The storage capacity of the human mind is amazing. One estimate of the size of the brain’s “RAM” is as high as 2.5 petabytes (a million gigabytes). The number is based on the total number of neurons in the brain and the total number of possible connections per neuron. I suspect it is an overestimate, given the vagaries and innate inefficiency of biological systems. Nevertheless, the true figure is undoubtedly impressive. But not infinite.
There are well-documented feats of human memory and calculating prowess. Ancient Greeks could memorize and recite the epic poems of Homer. Indeed this was how the Iliad and the Odyssey were passed down for generations before the Greeks acquired writing. Savants can quickly perform cube roots of long integers or have memorized pi to over 20,000 decimal places. Musical prodigies like Mozart or geniuses like Einstein impress us with the capabilities of their brains. Yet for the average person who has trouble memorizing a shopping list, these stellar examples of mental fortitude provide little solace. The old myth that we are only using 10 percent of our brain capacity has been debunked. So unless you’re willing to believe the combination kelp-Ginkgo-biloba-blueberry supplement you heard about on the radio is really going to work, you are pretty well stuck with the brain and memory capacity you have right now. At least until things get worse as you get older.
While the brain’s capacity may increase due to evolutionary forces over the next few thousands of years (or not, see the movie Idiocracy), the amount of information that it is required to hold is not constrained by such a slow process. According to one source, there are now over 50 million scientific publications, with about 2.5 million new articles published each year. There is a 4 to 5 percent increase in the number of publishing scientists per year. No one can absorb all this. The days of the “Renaissance Man” who could quote Bulwer-Lytton while relating the latest experimental data from Maxwell and then play a Bach fugue while giving a dissertation on Baroque counterpoint are long gone. So what’s a 21st-century scientist (or physician) to do?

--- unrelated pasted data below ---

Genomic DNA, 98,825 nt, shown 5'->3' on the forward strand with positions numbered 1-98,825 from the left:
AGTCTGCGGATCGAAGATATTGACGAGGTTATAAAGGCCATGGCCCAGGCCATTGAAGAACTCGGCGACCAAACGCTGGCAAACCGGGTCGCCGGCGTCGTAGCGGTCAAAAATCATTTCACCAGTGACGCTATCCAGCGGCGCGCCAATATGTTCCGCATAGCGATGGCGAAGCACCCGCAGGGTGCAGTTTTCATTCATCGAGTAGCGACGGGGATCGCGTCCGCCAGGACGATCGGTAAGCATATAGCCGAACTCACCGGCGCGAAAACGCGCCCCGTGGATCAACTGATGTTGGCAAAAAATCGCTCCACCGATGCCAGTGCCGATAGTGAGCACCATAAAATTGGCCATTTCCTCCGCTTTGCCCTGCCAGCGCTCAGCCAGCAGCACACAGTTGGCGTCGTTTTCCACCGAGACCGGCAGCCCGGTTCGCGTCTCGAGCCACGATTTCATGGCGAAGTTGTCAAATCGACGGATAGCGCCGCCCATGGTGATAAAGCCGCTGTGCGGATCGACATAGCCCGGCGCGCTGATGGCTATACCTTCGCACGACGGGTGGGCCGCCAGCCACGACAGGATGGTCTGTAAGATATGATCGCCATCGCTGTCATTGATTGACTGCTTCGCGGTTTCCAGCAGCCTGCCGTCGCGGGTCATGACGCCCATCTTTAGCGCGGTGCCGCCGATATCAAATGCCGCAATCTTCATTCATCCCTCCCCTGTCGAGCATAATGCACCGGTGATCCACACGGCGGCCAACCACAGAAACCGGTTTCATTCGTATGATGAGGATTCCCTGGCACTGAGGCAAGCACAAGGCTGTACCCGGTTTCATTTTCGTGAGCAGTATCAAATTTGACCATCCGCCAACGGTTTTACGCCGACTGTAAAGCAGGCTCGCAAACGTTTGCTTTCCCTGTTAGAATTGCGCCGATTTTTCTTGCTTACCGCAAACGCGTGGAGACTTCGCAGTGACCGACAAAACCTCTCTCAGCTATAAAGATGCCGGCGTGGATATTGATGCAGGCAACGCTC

One thing we should not do is to attempt to memorize everything. It is important to off-load as much information from our brains as possible. Our brains need to be more like an index than a database. We need to know what information we are looking for and where to find it. Information that we use all the time is automatically memorized, and we don’t have to look it up. But a lot of information that we don’t use frequently is better off external to our brains. As long as it is easily retrievable, it will be available. Better to look something up that we are unsure about, such as a drug dose, than hazard a guess and be wrong.
Fortunately, we live in an era when we can implement this strategy very easily. We carry smartphones that are constantly connected to the Internet. All the data we need is at our fingertips and incredibly easy to look up. Similarly, we can store data on these devices for later retrieval. This constant availability of information makes life easier for doctors and undoubtedly makes for better patient care because of decreased mistakes due to memory errors.
There are those who would argue that relying on these devices is a crutch, and any good doctor wouldn’t need them. What would happen if a doctor’s plane crash-landed on some remote island, where there were no charging ports? How could that doctor function?
I think it’s time to put aside such nay-saying and embrace our digital assistants. These devices are our tools, as essential to modern medicine as ultrasounds, blood tests, and MRI scanners. Take away any of these tools, and doctors will be limited in what they can do. We should be proud of the impressive technology that allows us to carry powerful computers in our pockets, and we shouldn’t be ashamed to use them.
Notwithstanding the above, medical board certification is still old-school, rooted in that outmoded 19th century Renaissance Man philosophy that doctors should hold everything in their heads. Certainly, some medical board questions are practical and test things all doctors should know. But thrown into the mix are a lot of obscure questions about obscure facts that may be difficult to regurgitate during a testing session, but would be easy to look up online in a few seconds in a real-world setting. So, do these tests actually test one’s abilities as a real-world practicing doctor armed with modern information technology, or are they just a particularly arcane version of Trivial Pursuit?
I’ll leave the answer to this question as an exercise for the reader.
David Mann is a retired cardiac electrophysiologist and blogs at EP Studios.
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